Steve Stricker usually doesn't show up at a tournament on Sunday. He made an exception for the Cadillac Championship, and it made perfect sense.
And not just because snow is in the forecast at home in Wisconsin.
This is the 20-year anniversary of the first time Stricker played the Blue Monster at Doral.
Now it seems as if he's on a blind date.
"You know you're at Doral, but it doesn't feel anything like it," Stricker said Tuesday. "A few holes, they haven't changed. But then you step up there, and 80 percent of them look different from the tee."
And that was before he saw the Trump helicopter in all its glory to the left of the 10th tee.
"Isn't that something?" Stricker said. "That was probably the first thing they built, that helipad."
Donald Trump bought Doral and is putting a golden touch on the resort, which includes the Blue Monster (now officially known as Trump National Doral). He brought in Gil Hanse, the architect who is designing the Olympic golf course in Rio, for a makeover the likes of which the PGA Tour has never seen.
Some things haven't changed — the tropical warmth, and jetliners soaring over the golf course every minute as they descend on Miami International Airport. Trump didn't get the flight patterns changed. Not yet, anyway.
But with few exceptions, it's a brand new course.
Gonzalo Fernandez-Castano of Spain is in his first year on the PGA Tour. He only moved to Miami in December. He has played Doral four times, making this the one course he knows better than the other 68 players in the field, who are getting to know it for the first time.
"That's the feeling I have everywhere I go," he said. "Now they know how I feel."
The opening hole used to be one of the easiest par 5s on tour. A big tee shot in the fairway would leave a short iron into the green for the second shot. Making par felt like losing a shot to the field.
Stricker played a practice round with Jim Furyk, a past champion at Doral. Furyk hit a tee shot down the middle and had his head down as he walked toward the ball. Finally, he looked at his next shot — just under 260 yards to go, down and to the right with water wrapping around the right side of the green and bunkers dotting the landscape.
"Wow," Furyk said.
"You're going to be saying that a lot today," Stricker told him.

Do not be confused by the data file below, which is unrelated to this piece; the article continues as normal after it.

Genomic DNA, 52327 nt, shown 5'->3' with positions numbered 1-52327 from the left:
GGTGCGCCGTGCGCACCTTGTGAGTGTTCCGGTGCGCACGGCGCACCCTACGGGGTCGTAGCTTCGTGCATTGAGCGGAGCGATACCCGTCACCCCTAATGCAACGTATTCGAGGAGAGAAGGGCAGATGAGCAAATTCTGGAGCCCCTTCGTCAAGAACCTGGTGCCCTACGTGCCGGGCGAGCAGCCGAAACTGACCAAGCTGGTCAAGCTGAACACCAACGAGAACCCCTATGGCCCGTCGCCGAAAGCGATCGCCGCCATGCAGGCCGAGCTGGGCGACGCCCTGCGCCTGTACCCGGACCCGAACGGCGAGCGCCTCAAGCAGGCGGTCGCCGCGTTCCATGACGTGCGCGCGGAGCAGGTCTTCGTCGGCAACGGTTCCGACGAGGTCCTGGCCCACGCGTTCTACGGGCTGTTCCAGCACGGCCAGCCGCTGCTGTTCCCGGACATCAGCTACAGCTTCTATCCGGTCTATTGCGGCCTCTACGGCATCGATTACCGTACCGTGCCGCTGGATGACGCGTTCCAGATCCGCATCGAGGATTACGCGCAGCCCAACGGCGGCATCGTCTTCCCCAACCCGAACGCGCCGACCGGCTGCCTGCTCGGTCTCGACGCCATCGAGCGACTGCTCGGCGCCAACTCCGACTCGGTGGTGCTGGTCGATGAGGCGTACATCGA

Whether the changes are for the better won't be known until Thursday when the scores count, and even then the opinions will vary. Odds are the player with a 68 might have a different answer from the guy who shot 75.
It's longer and stronger. Perhaps the biggest change on any section of the golf course is the 15th and 16th holes.
The par-3 15th is only about 150 yards, but water wraps around all but the far right side of the green. Jordan Spieth hit an 8-iron to the far back of the green. It landed about six paces from the back and wound up down the bank and into the water.
The short par-4 16th is a driver over the water, unless a player chooses to lay up with an iron to the right.
Spieth was stunned to learn the lake wasn't there before.
This is one time the 20-year-old Texan has an advantage. He knows the course about as well as anyone, which is not very well at all.
"Everyone's experience is gone," Stricker said.
As for Tiger Woods?
He is a four-time champion at Doral. He often talks about putting from memory, which will do him little good on a course where the greens have been redone. The shape of some holes is entirely different. There are slopes on the greens that weren't there before.
Woods was not at Doral on Tuesday, and the tournament was still awaiting word on whether the lower back injury that led him to withdraw from the Honda Classic on Sunday will be healed enough to play. If he does, he'll get one practice round on the Blue Monster before he defends his title.
"It's going to be a bit of a shock to him, I think because it's just such a different look," Jason Day said.
Justin Rose, who won at Doral two years ago, would rather a course go through a massive overhaul than just a few tweaks.
This was an overhaul. Trees are gone. Others have been planted. There are bunkers where there had been grass (left of No. 3). There is water where there wasn't water.
"So you don't get the sense of being on the same golf course," Rose said. "I think if they had just reworked the greens and everything else looked identical, that might mess with your instincts more. But I think you really just view this as a new golf course. I didn't bring my yardage book from the past number of years. So it's a clean sheet."
The busiest guys all week have been the caddies.
Jimmy Johnson, who works for Stricker, went back to the course Monday evening after a practice round to study. He normally would have been out there by himself. But when he arrived at the par-5 eighth hole — a completely different look with carry-over water for the second shot — he found three other caddies and joined them in stepping off the yardage for the best place to lay up.
"It took us 40 minutes," he said.